Apr 25, 2014

Are Apps Threatening Your Device's Security?

Image representing iPhone as depicted in Crunc...
Image via CrunchBase
There are apps to track your dog, an app for smoking (Fake Smoker) and apps to teach you how to play an instrument. Think about all those inexpensive apps you download onto your device for fun. They can help you in so many ways, but what do they get in return? What are your apps doing with, or to, your personal information?

Once you accept the terms of the application you are downloading, information about your profile is captured. Most people don’t read the fine print, but within that document you are granting the app developer permission to use and possibly sell your demographic data, social media habits, shopping habits and even your contact list. In a recent study by Zscaler’s VP of Security, 92 percent of the top 25 social networking apps request access to user’s address books.

What makes your cell phone vulnerable? Security measures, such as firewalls, encryption and antivirus software are not commonly utilized on portable devices, according to the U.S. Computer Emergency Readiness Team. Operating systems on those devices are also not updated as often as on a personal computer. Social networking applications for your portable devices seldom follow the privacy controls that you may have on your PC and most people believe that searching the Internet on the cell phone is completely safe.

Attacks on portable devices are becoming more and more intelligent, targeting commonly used apps such as email, calendars, contact information and passwords on your device. Until legislation enforces changes that regulate the ability for these application developers to capture and ‘sell’ your information, the only way to protect yourself is to change your habits.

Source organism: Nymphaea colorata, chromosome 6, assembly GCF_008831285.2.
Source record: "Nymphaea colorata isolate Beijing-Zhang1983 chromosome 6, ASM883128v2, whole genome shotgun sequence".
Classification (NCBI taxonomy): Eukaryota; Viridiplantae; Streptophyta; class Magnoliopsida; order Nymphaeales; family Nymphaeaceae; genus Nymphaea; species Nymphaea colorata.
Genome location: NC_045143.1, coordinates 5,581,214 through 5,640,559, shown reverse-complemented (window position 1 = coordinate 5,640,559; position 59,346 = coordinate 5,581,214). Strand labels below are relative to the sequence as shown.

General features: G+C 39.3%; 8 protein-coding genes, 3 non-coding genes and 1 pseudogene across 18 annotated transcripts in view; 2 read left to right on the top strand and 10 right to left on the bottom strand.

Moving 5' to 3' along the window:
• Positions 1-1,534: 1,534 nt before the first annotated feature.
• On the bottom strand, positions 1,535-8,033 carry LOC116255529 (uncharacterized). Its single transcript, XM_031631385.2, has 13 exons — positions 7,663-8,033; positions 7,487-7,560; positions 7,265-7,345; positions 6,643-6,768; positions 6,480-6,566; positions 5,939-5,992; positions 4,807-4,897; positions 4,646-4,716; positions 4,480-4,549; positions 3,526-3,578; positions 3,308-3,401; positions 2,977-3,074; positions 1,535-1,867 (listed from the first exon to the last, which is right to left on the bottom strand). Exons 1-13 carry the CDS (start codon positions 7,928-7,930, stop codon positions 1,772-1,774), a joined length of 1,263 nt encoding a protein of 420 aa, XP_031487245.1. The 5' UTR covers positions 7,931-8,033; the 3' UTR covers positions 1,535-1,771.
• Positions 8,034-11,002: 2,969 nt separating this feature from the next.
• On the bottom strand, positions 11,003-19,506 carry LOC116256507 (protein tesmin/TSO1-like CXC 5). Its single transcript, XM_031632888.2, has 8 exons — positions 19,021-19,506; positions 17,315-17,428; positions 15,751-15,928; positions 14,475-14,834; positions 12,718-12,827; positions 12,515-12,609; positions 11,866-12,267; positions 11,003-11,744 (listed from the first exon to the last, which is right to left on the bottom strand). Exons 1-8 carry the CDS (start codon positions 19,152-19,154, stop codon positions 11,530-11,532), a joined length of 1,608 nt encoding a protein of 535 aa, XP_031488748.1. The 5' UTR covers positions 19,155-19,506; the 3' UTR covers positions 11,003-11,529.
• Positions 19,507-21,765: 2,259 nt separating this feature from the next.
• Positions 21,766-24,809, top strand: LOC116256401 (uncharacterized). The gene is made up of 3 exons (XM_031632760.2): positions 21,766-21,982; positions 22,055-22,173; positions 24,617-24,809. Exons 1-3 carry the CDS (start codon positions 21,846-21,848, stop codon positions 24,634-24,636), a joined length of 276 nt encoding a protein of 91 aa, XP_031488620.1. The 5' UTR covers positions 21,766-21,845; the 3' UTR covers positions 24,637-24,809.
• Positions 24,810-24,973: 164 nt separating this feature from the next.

Portability: Cell phones are small, easily lost or stolen. Install a password or a screen lock on your device, anything to deter a criminal from accessing your information.

Scams: Do not open text messages, emails or any electronic message received from unknown sources.

Oversharing: Each time you access a shared network you are leaving yourself open to threat. Consider if you truly need to access the Internet at every single café or if it is just for convenience purposes.

Change passwords frequently: The ‘token’ that is given to the third party application developer when you download a new app may capture your sign-on information. After installing a new third party application, promptly change your password. Better yet, put reminders on your calendar to change your password every three months.

Turn off Bluetooth and Wi-Fi: There are different levels of Bluetooth accessibility. Most operate in module 1, which allows your device to connect to any other Bluetooth or wireless device before authentication. You run the risk of someone tapping in to your data.

Nothing Like a Good Offense: People do not realize their personal information has been stolen or is being used by someone until it is too late. LifeLock’s identity theft protection scans for identity threats and notifies you of potential use of your personal information immediately. This allows you the time to notify all other owners of your personal information, such as banks, schools, lenders, that you have experienced a potential threat and you want to make them aware. Being proactive is the first line of defense when it comes to protecting your identity.
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